Care of nursing home residents a major concern if workers go on strike amid COVID-19 pandemic
When his ailing mother came down with a sore throat and tested positive for the coronavirus, Eric Russell had her transferred from her nursing home in Chicago to a new nursing home in Park Forest.
At 77, Claudette Russell has multiple sclerosis and a heart condition, and is an amputee. Her former home at the Villa at Windsor Park in Chicago’s South Shore is one of 64 nursing homes targeted for a possible strike beginning Friday by certified nursing assistants and other workers. Eric Russell, an activist for the Tree of Life Justice League, was concerned with the care his mother would receive in case the CNAs, as they’re known, walk out.
“CNAs helped my mother stand to her feet,” he said. “They read the Bible to my mother. They feed her. They do all the work at these places.”
Workers for SEIU Healthcare Illinois, which represents some 10,000 workers at 100 nursing homes across Illinois, have voted to go on strike unless there is a new contract. The union on Wednesday said about 4,000 workers could walk out at 44 homes at 6 a.m. Friday, and about another 2,000 could strike at another 20 homes next week.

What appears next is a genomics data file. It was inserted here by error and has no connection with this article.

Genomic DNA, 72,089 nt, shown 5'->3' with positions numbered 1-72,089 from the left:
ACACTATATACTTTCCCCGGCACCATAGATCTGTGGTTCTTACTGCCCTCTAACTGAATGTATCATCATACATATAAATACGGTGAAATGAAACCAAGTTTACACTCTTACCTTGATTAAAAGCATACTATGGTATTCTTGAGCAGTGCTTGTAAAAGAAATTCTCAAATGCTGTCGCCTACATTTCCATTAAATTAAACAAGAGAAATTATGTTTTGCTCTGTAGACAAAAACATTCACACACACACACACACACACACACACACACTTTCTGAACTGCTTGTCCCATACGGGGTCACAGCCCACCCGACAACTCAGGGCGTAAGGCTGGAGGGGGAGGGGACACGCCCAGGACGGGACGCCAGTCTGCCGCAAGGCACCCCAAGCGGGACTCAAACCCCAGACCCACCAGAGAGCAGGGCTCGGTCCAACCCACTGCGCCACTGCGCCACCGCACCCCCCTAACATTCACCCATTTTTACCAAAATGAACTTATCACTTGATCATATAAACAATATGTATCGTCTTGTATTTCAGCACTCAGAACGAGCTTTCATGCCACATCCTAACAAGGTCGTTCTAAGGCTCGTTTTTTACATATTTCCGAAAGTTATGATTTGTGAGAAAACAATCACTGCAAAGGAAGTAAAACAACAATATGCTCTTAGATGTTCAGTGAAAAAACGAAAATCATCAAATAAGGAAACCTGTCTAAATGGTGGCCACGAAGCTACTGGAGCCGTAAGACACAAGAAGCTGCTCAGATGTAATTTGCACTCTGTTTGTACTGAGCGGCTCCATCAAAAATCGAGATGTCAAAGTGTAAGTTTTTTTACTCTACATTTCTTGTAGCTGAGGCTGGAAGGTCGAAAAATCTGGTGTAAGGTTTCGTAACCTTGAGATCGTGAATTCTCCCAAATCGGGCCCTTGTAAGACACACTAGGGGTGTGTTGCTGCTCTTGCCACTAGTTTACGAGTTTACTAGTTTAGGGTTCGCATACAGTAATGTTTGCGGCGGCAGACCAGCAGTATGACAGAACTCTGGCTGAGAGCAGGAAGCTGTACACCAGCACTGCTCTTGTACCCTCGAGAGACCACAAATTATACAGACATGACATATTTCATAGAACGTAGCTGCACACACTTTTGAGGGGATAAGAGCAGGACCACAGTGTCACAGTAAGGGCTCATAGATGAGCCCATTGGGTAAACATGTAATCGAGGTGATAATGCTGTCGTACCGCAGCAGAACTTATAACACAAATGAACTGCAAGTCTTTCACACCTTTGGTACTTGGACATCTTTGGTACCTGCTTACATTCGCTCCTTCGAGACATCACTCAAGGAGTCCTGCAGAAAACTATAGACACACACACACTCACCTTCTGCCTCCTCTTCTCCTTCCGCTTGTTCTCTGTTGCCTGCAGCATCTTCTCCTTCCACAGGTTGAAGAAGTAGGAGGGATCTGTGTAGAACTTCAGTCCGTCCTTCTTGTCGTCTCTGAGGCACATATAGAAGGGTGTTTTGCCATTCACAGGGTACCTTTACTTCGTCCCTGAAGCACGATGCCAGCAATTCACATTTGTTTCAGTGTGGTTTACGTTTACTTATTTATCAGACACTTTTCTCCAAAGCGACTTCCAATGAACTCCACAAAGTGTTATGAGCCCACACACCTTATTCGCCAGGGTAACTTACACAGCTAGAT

The Illinois Association of Health Care Facilities continued negotiating with the union Wednesday. Bob Molitor, association board member and CEO of The Alden Network of nursing homes, issued a statement that the nursing homes offered a package to increase the hourly rate 30%, to more than $15 per hour for most workers, when including a $2 hourly COVID-19 bonus pay for all members.
“A strike will further exacerbate the staffing strain caused by COVID-19 and may compromise the ability of some nursing homes to meet the critical needs of their residents,” he warned. “While contingency plans are in place ― including deploying administrators and other non-union employees to essential roles and hiring additional agency staff ― there are only so many wells to draw from, particularly during a pandemic.”
He called a walkout now “unconscionable.”
Union President Greg Kelley issued his own statement that workers are worried about resident care not just during a strike, but at all times.
“Our workers turned to striking as a last resort when management refused to act appropriately to address the issues that are shortchanging workers and residents during this crisis,” he said, “including lack of fair hazard pay and fair base pay and lack of adequate paid time off.”